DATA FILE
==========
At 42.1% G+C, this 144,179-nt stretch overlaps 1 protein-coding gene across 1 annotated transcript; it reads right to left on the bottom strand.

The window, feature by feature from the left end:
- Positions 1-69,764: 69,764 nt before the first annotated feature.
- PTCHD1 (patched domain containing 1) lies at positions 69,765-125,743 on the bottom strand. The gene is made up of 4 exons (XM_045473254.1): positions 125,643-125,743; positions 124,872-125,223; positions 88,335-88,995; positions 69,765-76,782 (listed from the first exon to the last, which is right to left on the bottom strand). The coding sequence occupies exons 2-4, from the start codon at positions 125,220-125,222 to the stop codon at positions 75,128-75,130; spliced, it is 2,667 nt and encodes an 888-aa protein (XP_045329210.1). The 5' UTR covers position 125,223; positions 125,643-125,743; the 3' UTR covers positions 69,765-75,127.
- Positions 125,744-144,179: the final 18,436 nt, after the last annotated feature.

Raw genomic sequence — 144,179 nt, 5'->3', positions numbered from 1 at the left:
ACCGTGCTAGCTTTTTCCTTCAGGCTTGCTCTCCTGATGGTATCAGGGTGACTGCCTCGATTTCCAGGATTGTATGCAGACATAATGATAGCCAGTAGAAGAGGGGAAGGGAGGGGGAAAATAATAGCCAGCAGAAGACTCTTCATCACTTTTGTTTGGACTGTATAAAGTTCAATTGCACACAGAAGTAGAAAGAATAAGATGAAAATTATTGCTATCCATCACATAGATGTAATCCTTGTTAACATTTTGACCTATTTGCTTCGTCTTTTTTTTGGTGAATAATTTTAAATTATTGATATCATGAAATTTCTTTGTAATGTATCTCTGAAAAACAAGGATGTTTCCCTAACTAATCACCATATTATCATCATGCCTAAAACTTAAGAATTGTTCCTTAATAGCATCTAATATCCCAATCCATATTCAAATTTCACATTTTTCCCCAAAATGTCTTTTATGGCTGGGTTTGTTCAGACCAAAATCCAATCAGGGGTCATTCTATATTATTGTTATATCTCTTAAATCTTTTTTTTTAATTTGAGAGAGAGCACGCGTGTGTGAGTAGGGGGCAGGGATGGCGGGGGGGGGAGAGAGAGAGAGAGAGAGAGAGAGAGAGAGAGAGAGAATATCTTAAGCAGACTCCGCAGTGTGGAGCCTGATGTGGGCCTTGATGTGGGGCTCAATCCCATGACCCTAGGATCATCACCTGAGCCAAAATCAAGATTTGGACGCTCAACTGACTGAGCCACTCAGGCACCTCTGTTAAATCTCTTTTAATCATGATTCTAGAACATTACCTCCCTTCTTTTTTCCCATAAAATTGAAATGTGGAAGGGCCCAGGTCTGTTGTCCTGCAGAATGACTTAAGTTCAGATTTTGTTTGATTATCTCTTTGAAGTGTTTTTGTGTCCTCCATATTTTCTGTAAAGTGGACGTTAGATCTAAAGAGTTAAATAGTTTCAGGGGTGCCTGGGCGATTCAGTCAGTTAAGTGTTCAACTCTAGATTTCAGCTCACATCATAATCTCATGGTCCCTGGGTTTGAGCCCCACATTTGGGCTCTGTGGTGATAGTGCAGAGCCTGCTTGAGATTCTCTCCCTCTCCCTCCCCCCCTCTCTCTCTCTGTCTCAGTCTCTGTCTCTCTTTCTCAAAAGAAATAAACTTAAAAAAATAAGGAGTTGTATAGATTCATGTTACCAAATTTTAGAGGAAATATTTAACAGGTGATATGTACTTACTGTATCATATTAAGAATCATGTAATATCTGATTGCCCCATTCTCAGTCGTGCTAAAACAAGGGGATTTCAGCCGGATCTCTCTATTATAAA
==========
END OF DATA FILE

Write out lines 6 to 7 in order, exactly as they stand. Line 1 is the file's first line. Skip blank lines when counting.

Raw genomic sequence — 144,179 nt, 5'->3', positions numbered from 1 at the left:
ACCGTGCTAGCTTTTTCCTTCAGGCTTGCTCTCCTGATGGTATCAGGGTGACTGCCTCGATTTCCAGGATTGTATGCAGACATAATGATAGCCAGTAGAAGAGGGGAAGGGAGGGGGAAAATAATAGCCAGCAGAAGACTCTTCATCACTTTTGTTTGGACTGTATAAAGTTCAATTGCACACAGAAGTAGAAAGAATAAGATGAAAATTATTGCTATCCATCACATAGATGTAATCCTTGTTAACATTTTGACCTATTTGCTTCGTCTTTTTTTTGGTGAATAATTTTAAATTATTGATATCATGAAATTTCTTTGTAATGTATCTCTGAAAAACAAGGATGTTTCCCTAACTAATCACCATATTATCATCATGCCTAAAACTTAAGAATTGTTCCTTAATAGCATCTAATATCCCAATCCATATTCAAATTTCACATTTTTCCCCAAAATGTCTTTTATGGCTGGGTTTGTTCAGACCAAAATCCAATCAGGGGTCATTCTATATTATTGTTATATCTCTTAAATCTTTTTTTTTAATTTGAGAGAGAGCACGCGTGTGTGAGTAGGGGGCAGGGATGGCGGGGGGGGGAGAGAGAGAGAGAGAGAGAGAGAGAGAGAGAGAGAGAATATCTTAAGCAGACTCCGCAGTGTGGAGCCTGATGTGGGCCTTGATGTGGGGCTCAATCCCATGACCCTAGGATCATCACCTGAGCCAAAATCAAGATTTGGACGCTCAACTGACTGAGCCACTCAGGCACCTCTGTTAAATCTCTTTTAATCATGATTCTAGAACATTACCTCCCTTCTTTTTTCCCATAAAATTGAAATGTGGAAGGGCCCAGGTCTGTTGTCCTGCAGAATGACTTAAGTTCAGATTTTGTTTGATTATCTCTTTGAAGTGTTTTTGTGTCCTCCATATTTTCTGTAAAGTGGACGTTAGATCTAAAGAGTTAAATAGTTTCAGGGGTGCCTGGGCGATTCAGTCAGTTAAGTGTTCAACTCTAGATTTCAGCTCACATCATAATCTCATGGTCCCTGGGTTTGAGCCCCACATTTGGGCTCTGTGGTGATAGTGCAGAGCCTGCTTGAGATTCTCTCCCTCTCCCTCCCCCCCTCTCTCTCTCTGTCTCAGTCTCTGTCTCTCTTTCTCAAAAGAAATAAACTTAAAAAAATAAGGAGTTGTATAGATTCATGTTACCAAATTTTAGAGGAAATATTTAACAGGTGATATGTACTTACTGTATCATATTAAGAATCATGTAATATCTGATTGCCCCATTCTCAGTCGTGCTAAAACAAGGGGATTTCAGCCGGATCTCTCTATTATAAA